5. Poach the eggs according to your method. Or watch this video  from 1:49.

6. To serve, place the asparagus on a plate, and place an egg on top. Drizzle with as much hollandaise you would like, and sprinkle some furikake on top, if using. (Note, by now the hollandaise might have cooled down. Just place the pan over simmering water again and whisk until the sauce has warmed and loosened up)

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Lemongrass and Coconut Tempeh, Coleslaw in Peanut Dressing, and Coconut Brown Rice

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I have three new recipes for you today! Jackpot!

When I first saw a block of tempeh sitting next to tofu at an Asian grocer, I was put off by the way it looked. I vaguely see that there were some soybeans in the block, but the whole thing looked slightly rotten to me. (click here if you don’t know what tempeh looks like). I’ve never given a second thought about buying it until I started reading 101cookbooks.com. This wonderful blog was the first food blog that I started reading regularly and still do until this day. Tempeh showed up once in a while in her post and after a casual googling, I realized this block of off-looking soybeans was in fact a delicious food originating from Indonesia, and has spread to the western world as a healthy meat substitute. It’s fermented and therefore easier for your body to digest. It’s also full of vitamin B-6, iron, magnesium, and calcium. So after trying this recipe  from 101cookbooks, I was hooked. It’s meatier than tofu, and really delicious after being marinated and grilled. I know many people frown upon hearing the word “tofu” but this distant cousin, tempeh, my friends, is a whole different business.

After vaguely trying to plan a holiday to south-east Asia, I have created a marinade for tempeh that includes ingredients from there, and the result was absolutely delicious. Lightly coconut-y, spicy, and the addition of lemongrass and lime leaf made me want to teleport myself to the street food stalls in south-east Asia, although I imagine the food there would be a zillion times better than mine. :) I paired the tempeh with coleslaw with peanut dressing that was inspired by the Gado-gado sauce from Indonesia, and coconut brown rice cooked with galangal and lime leaf. If you have never cooked with tempeh, give this a try. I swear you will be hooked like I did.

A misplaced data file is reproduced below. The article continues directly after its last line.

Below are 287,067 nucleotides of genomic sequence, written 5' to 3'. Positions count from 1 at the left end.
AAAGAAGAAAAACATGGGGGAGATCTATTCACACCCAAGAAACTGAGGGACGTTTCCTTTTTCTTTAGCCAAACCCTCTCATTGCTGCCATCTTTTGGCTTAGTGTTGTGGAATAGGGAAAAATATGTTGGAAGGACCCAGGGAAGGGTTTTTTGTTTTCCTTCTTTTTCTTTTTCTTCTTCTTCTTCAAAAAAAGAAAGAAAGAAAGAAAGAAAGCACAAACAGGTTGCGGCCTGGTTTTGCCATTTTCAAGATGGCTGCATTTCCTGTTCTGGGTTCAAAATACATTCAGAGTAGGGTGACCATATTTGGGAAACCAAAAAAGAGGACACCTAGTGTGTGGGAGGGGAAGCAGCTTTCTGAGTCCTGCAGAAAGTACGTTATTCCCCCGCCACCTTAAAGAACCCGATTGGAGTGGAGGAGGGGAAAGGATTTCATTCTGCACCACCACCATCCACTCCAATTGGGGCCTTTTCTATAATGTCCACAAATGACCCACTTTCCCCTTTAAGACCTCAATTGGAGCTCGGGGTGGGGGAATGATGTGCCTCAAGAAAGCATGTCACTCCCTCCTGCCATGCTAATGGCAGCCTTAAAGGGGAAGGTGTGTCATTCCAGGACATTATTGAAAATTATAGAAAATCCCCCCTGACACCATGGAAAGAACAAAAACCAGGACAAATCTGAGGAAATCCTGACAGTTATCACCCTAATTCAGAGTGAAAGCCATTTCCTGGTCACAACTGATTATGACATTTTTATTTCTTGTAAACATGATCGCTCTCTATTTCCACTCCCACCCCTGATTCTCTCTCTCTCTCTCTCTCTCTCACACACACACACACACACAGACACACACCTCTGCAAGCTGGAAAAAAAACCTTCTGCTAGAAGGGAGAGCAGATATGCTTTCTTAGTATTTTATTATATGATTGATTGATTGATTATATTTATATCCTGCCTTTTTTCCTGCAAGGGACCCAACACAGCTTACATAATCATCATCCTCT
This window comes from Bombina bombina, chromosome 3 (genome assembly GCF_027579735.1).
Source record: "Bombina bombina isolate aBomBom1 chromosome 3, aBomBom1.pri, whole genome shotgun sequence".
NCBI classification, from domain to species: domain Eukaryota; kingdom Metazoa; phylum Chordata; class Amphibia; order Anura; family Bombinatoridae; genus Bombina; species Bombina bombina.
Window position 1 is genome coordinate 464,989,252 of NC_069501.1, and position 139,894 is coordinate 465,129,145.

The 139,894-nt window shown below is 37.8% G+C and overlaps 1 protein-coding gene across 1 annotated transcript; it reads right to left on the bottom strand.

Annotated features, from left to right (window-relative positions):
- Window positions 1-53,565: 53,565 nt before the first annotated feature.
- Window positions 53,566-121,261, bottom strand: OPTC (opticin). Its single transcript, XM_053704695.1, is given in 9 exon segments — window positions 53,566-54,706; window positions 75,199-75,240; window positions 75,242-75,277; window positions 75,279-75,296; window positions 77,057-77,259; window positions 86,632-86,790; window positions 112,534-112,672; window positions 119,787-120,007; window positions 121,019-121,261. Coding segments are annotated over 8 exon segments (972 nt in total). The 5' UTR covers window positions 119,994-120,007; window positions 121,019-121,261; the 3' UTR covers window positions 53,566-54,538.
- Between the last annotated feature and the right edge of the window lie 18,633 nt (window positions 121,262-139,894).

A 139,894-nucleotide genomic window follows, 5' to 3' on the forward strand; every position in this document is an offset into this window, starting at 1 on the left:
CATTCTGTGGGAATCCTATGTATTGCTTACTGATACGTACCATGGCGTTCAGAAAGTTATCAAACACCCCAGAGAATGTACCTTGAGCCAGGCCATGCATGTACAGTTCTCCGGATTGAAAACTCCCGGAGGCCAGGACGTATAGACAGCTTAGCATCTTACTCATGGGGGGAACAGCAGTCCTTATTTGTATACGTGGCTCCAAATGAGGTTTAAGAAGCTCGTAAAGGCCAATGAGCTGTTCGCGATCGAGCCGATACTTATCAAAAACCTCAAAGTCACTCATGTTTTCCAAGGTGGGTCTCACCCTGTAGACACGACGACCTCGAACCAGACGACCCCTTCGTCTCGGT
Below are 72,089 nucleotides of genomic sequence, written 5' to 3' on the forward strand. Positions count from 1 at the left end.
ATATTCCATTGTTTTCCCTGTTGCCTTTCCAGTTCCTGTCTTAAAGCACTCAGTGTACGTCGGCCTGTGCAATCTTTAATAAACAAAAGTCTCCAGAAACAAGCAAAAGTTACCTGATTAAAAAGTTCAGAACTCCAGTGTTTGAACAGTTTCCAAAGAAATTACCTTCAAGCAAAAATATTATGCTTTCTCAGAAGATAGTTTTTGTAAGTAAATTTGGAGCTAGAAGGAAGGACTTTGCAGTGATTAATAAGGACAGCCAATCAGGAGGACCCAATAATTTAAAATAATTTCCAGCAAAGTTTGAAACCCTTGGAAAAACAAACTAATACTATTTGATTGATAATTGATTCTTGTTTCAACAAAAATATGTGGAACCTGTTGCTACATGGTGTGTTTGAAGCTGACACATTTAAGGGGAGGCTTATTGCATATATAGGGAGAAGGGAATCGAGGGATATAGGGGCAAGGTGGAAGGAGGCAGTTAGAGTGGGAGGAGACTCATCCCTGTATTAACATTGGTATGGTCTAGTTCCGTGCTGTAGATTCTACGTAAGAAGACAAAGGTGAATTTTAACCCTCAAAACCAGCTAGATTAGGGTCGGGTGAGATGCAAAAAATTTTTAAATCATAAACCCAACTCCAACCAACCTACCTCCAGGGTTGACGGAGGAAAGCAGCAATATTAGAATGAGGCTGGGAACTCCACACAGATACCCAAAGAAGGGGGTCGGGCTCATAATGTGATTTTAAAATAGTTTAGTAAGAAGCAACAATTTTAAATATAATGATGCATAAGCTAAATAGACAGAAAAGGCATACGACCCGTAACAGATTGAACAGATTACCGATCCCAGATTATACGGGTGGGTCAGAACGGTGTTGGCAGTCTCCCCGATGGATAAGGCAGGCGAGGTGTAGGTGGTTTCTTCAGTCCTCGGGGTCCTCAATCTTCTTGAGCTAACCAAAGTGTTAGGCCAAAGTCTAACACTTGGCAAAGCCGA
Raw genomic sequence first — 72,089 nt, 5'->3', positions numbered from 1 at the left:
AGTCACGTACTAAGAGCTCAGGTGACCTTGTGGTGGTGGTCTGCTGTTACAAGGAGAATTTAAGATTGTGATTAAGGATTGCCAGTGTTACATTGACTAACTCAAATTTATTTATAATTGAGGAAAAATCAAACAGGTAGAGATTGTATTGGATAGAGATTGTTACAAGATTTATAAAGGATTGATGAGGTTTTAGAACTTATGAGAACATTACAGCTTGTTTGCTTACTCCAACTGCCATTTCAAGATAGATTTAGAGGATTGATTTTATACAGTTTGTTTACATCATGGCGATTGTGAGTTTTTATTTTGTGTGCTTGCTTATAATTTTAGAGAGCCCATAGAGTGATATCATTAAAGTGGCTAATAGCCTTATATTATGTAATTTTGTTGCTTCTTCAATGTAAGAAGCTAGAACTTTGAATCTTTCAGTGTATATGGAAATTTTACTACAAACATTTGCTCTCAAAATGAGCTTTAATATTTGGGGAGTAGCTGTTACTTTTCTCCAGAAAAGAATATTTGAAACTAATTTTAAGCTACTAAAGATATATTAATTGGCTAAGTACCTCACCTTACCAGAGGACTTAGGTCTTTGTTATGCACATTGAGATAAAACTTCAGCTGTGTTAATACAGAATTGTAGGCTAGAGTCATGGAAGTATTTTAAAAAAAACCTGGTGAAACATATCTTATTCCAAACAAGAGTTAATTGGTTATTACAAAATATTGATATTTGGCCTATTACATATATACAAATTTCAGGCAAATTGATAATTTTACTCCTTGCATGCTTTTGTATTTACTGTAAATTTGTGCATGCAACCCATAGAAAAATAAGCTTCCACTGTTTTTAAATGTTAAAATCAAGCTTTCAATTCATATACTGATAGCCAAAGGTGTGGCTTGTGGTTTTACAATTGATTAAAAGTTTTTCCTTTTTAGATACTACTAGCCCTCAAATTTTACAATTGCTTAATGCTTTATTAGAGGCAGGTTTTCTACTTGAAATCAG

Lemongrass and Coconut Tempeh

Serves 2

250g tempeh, cut into triangles

1 lemongrass, 5cm from the root, the outer layer peeled, and the soft center part finely minced

1 lime leaf, finely minced

60ml coconut milk from a very well shaken can

1.5 tsp sambal olek or sriracha

1 Tbsp soy sauce

Juice of 1/2 lime

To fry, coconut oil or vegetable oil with high-smoking point.

To serve, a small handful coriander leaves

1. In a medium sized saucepan, bring water to boil. Add the tempeh and steam over medium heat for about 5 mins. This process eliminates the bitterness that might be present in some tempeh, and also it will make the tempeh absorb the marinade faster.

2. In a blender, add the rest of the ingredients and blend until smooth. Drain the tempeh and transfer them to a large but shallow casserole dish. Pour the marinade over and coat well. Marinate for 1 hour. It can sit in the fridge for a couple more hours if you want to make ahead of time. Flip once or twice.

3. Heat the coconut oil or vegetable oil in a frying pan over medium-high heat. Lay the tempeh slices in one layer and fry for about 4 mins. Flip and wait for 3 minutes. Pour the remaining marinade and reduce to a thick sauce.

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Coleslaw with peanut-chili-coconut dressing

Serves 4-6 as a side

1/2 head small green cabbage, finely sliced

1/2 head small purple cabbage, finely sliced

3 spring onions, white and green parts, finely sliced

1 large carrot, julienned

1/2 large kohlrabi, julienned

1 bunch coriander, chopped

A small handful mint leaves, chopped

A handful roasted peanuts, roughly chopped

For the dressing,

2 Tbsp peanut butter

1.5 Tbsp soy sauce

2 Tbs coconut milk

1 thumbnail sized ginger, peeled and roughly chopped

2 small cloves garlic

1.5 tsp sambal olek or sriracha

1 lime, juice only

3 Tbsp olive oil

1 tsp palm sugar or raw cane sugar

1. In a large bowl, mix the chopped and sliced vegetables.

2. To make the dressing, add all the ingredients in a blender and mix until smooth. Check the seasoning. The dressing at this stage should be a little salty. Not to worry, the vegetables will absorb some of the salt.

3. Toss the dressing and the vegetables thoroughly, preferably with hands.  Leave to rest for 30mins to 1 hour. Scatter the peanuts on the salad before serving.

Coconut Brown Rice with Lime Leaf and Galangal

Serves 2

1 cup short-grain brown rice

1 cup coconut milk

1/2 cup water

2 lime leaves

A thumb-nail sized galangal or ginger, sliced

1/2 tsp salt

To serve: Lime wedges

1. Wash the brown rice and soak, if possible, for 4-8 hours.

2. In a medium sized sauce pan, bring the rice and the rest of the ingredients to the boil and turn the heat down to low. Steam the rice for 35-45 mins, until tender and the liquid has been absorbed. Fluff the rice with fork.